2.  Noritake Garden.  Since 1904 Noritake started as a manufacturer of porcelain tableware for exporting.  The garden was established to commemorate Noritake’s 100th anniversary. The garden has various facilities including a museum of porcelain production history, a craft centre, showrooms and lifestyle shops and cafe.  The garden itself showcases many historical features such as The Six Chimneys which shows the remains of old chimneys as a testament to Noritake as one of the world’s leading tableware manufacturers.  Along the garden walls a retaining wall was made using old bricks from the foundation of the original factory building.  Attached to the wall, known as the “Kiln Wall” are plates inscribed with donors to the Noritake Garden Foundation.  Around the garden an old single kiln can be seen, an old factory gate, and a relaxing fountain plaza lined with trees and flowers.

This is a beautiful garden covered with seasonal trees – which can be enjoyed at different times of the year.  You do not need to be a big fan of fine porcelain tableware to admire the beauty of this museum and garden.  Unfortunately, cameras were not allowed within the museum areas.  I spent more time just sitting outside admiring the flower beds and trees.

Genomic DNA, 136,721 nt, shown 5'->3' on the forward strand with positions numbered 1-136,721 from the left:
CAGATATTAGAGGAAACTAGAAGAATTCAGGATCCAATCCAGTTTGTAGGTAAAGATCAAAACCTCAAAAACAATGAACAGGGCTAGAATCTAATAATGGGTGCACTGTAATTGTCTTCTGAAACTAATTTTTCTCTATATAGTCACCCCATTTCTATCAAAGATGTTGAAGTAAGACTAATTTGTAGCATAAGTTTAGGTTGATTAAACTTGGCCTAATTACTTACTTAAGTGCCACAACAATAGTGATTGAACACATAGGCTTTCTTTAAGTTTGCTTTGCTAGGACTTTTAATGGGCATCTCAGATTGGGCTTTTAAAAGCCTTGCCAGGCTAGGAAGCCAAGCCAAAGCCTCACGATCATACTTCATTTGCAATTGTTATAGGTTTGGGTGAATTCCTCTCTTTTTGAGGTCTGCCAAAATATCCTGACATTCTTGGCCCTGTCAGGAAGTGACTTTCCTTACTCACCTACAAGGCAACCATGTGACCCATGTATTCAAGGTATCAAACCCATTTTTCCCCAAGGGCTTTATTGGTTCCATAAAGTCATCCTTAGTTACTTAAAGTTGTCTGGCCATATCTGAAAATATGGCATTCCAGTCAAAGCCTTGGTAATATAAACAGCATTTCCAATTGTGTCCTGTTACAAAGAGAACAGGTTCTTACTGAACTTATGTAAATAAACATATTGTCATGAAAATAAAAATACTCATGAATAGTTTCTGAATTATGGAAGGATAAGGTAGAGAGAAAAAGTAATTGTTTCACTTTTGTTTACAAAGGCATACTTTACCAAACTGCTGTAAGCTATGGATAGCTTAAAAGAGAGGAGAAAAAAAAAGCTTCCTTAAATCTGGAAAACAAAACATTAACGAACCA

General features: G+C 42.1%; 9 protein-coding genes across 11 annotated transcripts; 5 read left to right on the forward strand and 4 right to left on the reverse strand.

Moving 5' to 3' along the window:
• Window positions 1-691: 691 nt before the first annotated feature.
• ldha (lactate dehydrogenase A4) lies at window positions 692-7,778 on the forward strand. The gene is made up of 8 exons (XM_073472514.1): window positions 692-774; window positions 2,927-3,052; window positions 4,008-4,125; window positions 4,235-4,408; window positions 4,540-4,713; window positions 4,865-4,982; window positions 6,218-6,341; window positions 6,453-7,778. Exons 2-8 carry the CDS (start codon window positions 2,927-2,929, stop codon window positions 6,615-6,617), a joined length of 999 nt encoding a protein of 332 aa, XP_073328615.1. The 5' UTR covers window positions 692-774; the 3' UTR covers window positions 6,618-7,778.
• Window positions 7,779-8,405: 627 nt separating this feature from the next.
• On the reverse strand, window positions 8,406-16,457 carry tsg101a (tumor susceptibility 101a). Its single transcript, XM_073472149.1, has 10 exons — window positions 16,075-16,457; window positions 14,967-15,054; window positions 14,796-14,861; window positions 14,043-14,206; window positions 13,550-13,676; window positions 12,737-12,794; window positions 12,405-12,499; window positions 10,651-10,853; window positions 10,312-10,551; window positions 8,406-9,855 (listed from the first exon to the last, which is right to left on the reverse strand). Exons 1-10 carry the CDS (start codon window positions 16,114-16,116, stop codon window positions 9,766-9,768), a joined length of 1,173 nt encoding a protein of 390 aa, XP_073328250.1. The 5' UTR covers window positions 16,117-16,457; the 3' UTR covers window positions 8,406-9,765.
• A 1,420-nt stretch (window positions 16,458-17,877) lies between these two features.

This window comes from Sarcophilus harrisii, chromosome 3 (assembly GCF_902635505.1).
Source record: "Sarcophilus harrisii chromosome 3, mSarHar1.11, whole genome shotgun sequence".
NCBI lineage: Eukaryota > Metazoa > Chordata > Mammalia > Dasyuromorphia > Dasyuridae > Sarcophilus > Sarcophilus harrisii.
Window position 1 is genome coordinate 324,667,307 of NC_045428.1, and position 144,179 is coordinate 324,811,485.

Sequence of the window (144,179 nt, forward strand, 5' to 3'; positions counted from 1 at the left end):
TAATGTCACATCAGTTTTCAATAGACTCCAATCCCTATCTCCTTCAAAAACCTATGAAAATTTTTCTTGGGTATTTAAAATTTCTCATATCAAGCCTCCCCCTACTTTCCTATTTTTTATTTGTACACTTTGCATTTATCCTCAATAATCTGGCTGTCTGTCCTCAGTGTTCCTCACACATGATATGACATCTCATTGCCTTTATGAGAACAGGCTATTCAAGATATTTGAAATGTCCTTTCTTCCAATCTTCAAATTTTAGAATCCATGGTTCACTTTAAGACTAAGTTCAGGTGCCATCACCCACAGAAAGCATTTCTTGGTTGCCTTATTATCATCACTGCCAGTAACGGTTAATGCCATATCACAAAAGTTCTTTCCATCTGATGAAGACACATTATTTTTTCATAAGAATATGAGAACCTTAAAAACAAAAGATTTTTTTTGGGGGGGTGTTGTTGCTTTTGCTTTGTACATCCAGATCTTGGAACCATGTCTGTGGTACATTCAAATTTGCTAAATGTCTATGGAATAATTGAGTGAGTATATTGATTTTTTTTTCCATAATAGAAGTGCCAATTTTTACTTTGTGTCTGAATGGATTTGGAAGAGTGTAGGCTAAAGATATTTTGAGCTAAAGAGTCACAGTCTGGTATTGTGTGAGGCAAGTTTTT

3.  Bean’s Confectionary/Mamefuku Main Store.  Famous for manufacturing confectionary in Nagoya since 1939.  Their main products are traditional soy bean snacks made from large soybeans harvested in Hokkaido.  These types of snacks are popular in Japan for their rich nutritional values.  The store runs classes as well as tours.